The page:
Hendrix has one of the most intriguing arms in the whole system, Hunter Greene included. He sits around 96-98 comfortably and can top triple digits when he has to, but he also flashes an outstanding power curve with top-level spin. The curve will either make or break him; without even an average secondary pitch, everyone can time a fastball, even one at 100 MPH. If he can spot it consistently, it could become one of the best in the league. Right now, that’s a big “if”, but Hendrix still has a ways to go before he gets to the big leagues, and time enough to develop.
Next up is the Pensacola Blue Wahoos, Double-A representative for the Reds in the Southern League.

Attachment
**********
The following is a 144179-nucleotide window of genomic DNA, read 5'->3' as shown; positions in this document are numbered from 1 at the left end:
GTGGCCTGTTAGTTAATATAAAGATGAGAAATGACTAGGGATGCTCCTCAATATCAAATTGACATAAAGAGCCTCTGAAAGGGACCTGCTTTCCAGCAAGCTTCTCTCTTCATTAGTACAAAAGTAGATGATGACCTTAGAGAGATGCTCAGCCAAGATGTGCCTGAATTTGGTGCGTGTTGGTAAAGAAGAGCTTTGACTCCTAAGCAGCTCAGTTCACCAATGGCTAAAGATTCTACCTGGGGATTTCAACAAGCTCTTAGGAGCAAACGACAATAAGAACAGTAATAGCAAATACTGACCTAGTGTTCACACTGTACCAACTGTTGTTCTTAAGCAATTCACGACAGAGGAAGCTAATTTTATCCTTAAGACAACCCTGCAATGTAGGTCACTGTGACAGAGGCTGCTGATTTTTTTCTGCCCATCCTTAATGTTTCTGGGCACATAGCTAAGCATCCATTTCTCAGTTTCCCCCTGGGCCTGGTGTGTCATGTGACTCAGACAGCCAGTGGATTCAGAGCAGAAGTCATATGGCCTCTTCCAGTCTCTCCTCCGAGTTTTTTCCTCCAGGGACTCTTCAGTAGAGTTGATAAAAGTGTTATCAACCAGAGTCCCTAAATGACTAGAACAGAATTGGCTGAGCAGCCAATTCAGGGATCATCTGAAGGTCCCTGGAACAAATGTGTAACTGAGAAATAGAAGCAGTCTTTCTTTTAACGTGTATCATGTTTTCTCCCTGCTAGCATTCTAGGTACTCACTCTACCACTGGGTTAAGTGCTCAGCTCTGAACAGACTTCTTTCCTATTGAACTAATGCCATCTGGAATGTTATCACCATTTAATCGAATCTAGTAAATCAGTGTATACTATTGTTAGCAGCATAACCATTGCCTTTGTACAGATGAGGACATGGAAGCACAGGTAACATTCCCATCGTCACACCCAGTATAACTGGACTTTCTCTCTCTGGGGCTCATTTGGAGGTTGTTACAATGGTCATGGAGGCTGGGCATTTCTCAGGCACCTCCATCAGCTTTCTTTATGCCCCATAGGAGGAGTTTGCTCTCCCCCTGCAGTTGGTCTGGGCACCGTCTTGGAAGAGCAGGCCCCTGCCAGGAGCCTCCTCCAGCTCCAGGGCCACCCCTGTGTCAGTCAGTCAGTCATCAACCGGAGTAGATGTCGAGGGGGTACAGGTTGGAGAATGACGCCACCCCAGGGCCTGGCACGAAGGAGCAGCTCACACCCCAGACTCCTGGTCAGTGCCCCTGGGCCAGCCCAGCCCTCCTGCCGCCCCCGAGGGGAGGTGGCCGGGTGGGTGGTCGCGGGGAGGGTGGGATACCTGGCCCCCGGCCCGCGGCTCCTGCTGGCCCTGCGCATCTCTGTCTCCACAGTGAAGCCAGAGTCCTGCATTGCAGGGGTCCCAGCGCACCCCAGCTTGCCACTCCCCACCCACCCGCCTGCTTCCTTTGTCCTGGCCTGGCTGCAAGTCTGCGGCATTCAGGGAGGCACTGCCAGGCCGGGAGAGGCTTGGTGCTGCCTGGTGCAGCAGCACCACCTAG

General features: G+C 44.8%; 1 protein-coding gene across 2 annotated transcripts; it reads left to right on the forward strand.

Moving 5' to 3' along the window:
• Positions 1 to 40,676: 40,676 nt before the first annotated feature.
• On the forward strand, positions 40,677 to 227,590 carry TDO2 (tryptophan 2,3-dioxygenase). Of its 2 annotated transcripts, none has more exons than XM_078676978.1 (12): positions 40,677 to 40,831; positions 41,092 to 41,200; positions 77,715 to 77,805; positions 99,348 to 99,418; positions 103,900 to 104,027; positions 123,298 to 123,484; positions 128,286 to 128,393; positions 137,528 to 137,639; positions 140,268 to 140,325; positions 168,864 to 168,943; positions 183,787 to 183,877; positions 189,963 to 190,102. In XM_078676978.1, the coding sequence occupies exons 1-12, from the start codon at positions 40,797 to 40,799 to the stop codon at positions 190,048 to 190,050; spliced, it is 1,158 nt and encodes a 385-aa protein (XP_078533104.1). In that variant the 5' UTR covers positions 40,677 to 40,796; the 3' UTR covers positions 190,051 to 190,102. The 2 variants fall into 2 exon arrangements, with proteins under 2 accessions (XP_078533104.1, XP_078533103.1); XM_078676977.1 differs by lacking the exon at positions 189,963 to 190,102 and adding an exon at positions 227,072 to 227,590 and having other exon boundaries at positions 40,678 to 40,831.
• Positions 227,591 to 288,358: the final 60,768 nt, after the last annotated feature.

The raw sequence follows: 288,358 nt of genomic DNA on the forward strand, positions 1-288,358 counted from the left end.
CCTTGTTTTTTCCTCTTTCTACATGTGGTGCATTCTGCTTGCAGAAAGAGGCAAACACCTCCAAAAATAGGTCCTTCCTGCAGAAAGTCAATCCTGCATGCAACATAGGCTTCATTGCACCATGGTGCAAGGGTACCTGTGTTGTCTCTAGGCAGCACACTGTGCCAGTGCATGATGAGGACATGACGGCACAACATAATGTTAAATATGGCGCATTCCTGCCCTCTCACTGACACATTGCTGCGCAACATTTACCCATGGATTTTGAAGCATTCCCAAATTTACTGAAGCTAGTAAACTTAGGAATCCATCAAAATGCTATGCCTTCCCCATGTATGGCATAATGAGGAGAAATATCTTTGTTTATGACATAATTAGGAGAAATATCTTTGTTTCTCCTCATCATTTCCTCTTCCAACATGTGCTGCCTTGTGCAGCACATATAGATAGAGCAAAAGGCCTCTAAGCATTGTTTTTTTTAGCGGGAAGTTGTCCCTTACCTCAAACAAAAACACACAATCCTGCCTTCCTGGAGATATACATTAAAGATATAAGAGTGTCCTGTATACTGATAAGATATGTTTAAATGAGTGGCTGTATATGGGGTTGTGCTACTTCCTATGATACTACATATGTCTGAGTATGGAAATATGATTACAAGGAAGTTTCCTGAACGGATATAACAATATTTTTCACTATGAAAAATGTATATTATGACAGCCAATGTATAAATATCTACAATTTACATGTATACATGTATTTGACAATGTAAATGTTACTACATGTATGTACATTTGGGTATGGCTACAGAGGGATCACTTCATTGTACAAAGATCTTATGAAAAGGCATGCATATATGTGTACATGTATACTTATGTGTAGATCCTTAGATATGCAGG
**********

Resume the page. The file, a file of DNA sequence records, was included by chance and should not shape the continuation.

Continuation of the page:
Featured image of Taylor Trammell – Marshall Dunlap on Flickr
Doc Riddle has been writing for sites such as SB Nation's Minor League Ball, Fansided's Kings of Kaufmann, The Crawfish Boxes, and Grading on The Curve, and Baseball Magazine, for the past eight years. He has been a contributing writer and photographer for various newspapers. He has also been a credentialed photographer for the Class-A Lexington Legends since 2015. His primary interest is in those stories not often told, and the lives of athletes away from the ball field. A 20+ year medical background has given him an understanding of the significance of sports-related injuries, as well as how they might affect a player's future performance.